70-80% of sexual abusers are adult heterosexual males who are known to the child. However, this does not exclude other children and adolescence.
By fostering self-reliance and assertiveness in their children, parents help protect them against sexual abuse. Abandon the idea that “it can’t happen to me.” Sexual abuse crosses all socioeconomic lines, all religious and ethnic walks of life. Every child must learn safety information and survival skills.
- Have your child use proper terms for body parts. Substitute “penis,” “vagina,” etc. for vague descriptors like “’private parts” and “down there.”
- Let your child decide whether to be affectionate. Children have an uncanny way of identifying negative aura. They also take time to ‘warm’ to people. Don’t force them to hug Aunt Claire or Uncle Zeke, they might know something you don’t!
- Explain that no one should touch a child’s penis (vagina, etc.) or ask a child to touch his/her penis/vagina. This applies to family members too (explain possible exceptions such as a parent helping at bath time or the doctor if something is hurting).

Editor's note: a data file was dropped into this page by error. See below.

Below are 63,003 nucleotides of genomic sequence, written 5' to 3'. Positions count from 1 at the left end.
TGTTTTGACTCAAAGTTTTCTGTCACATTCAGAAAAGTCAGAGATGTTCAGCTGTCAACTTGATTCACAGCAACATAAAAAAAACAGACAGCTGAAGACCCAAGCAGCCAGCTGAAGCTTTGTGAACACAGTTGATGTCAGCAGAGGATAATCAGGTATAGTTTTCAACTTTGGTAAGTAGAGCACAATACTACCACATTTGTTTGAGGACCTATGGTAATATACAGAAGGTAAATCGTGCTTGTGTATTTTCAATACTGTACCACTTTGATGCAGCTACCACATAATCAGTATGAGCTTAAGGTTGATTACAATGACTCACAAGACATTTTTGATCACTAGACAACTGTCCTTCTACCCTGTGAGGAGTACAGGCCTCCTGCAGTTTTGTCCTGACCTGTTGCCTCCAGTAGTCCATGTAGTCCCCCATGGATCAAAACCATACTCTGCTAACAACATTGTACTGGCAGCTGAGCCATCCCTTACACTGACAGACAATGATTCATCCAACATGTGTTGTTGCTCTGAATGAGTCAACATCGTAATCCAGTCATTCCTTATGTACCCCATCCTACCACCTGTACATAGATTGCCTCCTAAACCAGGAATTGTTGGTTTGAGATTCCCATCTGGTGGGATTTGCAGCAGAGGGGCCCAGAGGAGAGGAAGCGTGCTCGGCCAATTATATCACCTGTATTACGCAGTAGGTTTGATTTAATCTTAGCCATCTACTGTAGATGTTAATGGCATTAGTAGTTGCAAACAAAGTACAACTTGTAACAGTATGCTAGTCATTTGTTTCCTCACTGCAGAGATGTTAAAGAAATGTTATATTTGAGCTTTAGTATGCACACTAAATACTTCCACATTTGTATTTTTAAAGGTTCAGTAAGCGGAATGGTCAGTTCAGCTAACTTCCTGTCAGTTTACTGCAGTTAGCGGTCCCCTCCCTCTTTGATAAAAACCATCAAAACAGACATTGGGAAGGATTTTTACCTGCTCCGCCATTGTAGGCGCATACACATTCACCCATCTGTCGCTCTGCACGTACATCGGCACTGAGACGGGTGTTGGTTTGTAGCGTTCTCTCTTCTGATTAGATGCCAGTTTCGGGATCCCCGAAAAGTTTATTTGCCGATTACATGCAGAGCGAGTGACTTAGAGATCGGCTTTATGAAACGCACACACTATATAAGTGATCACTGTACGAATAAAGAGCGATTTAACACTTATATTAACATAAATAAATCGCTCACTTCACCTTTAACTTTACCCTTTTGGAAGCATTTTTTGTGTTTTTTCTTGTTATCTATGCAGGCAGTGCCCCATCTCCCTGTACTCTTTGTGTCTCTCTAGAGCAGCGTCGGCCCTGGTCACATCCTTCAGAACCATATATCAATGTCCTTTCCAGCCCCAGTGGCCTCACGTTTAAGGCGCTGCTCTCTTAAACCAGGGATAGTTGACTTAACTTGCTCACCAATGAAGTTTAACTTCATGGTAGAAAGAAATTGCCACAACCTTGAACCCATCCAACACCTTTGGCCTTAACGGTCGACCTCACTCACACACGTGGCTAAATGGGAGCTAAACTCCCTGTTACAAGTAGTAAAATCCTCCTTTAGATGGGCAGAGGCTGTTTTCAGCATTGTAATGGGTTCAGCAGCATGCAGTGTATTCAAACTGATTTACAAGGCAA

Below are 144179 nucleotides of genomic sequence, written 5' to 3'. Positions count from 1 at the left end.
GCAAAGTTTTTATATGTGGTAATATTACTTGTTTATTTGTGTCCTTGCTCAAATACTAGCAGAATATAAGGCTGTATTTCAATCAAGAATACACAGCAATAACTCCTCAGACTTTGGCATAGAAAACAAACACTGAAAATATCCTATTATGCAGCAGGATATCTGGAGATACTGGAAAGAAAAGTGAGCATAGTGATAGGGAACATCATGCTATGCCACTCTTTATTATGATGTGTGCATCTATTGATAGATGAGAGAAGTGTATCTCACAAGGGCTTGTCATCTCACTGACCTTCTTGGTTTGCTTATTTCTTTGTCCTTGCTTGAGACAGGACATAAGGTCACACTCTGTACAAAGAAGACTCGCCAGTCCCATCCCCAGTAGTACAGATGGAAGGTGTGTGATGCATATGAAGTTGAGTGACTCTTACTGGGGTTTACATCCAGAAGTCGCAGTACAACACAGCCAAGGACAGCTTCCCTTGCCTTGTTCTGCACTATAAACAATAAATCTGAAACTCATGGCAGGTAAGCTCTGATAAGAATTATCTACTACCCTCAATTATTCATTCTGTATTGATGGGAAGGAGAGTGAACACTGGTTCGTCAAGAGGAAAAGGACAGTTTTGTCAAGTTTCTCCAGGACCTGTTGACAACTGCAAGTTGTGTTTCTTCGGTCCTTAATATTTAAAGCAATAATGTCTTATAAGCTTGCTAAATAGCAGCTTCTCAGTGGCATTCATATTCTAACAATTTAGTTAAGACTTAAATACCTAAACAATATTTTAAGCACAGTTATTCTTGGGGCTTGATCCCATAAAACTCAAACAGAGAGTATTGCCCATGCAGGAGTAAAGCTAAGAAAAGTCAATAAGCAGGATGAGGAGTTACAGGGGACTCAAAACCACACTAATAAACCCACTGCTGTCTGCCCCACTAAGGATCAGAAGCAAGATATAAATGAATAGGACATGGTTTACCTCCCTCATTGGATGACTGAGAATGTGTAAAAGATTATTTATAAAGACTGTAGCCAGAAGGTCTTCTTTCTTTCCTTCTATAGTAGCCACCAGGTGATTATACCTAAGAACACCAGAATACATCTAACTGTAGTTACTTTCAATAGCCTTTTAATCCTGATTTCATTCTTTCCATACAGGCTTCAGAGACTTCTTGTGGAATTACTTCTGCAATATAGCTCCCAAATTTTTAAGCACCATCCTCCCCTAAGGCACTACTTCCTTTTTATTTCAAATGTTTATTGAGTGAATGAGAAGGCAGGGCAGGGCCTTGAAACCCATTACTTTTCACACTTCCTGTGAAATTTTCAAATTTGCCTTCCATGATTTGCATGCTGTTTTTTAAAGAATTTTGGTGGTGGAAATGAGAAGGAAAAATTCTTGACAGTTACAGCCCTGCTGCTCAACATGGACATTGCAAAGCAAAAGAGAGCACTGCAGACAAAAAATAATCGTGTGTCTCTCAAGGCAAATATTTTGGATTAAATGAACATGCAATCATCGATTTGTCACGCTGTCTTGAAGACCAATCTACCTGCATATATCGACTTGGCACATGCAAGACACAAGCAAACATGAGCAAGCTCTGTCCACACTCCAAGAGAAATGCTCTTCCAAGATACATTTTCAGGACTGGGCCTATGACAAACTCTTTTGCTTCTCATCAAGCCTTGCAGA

- Tell your child she has the right to say “no” to any one including other children and adults who asks her to do something wrong. “It’s wrong for a grown-up to ask you to lie or steal; to touch you or ask you to touch them, in the ways we talked about. You should say of ‘no,’ then come and tell me.”
- Explain that no one should insist your child keep secrets from you. “If someone touches your penis/ vulva, and warns you not to tell me, it may be because it was wrong for them to do that. Secrets and surprises are different. Surprises (like the present mom bought dad for his birthday) can eventually be told.”
- Practice “what if” with your child. “What if the babysitter promised you could stay up later if you touched his penis?” “What if a someone came to the door while I was in the shower?” Rehearse specific words and actions. Help your child know what to do if s/he feels threatened – where to go and who they can trust if you (parents) are not around.
Teaching about sexual abuse isn’t easy. You worry about frightening the children, about what to say, how to say it. In addition to the general tips offered here, there are excellent resources available through your local Planned Parenthood, health department, physician’s office or sexual assault center.
Adapted from http://www.noplacelikehome.org/english.php?p=grade1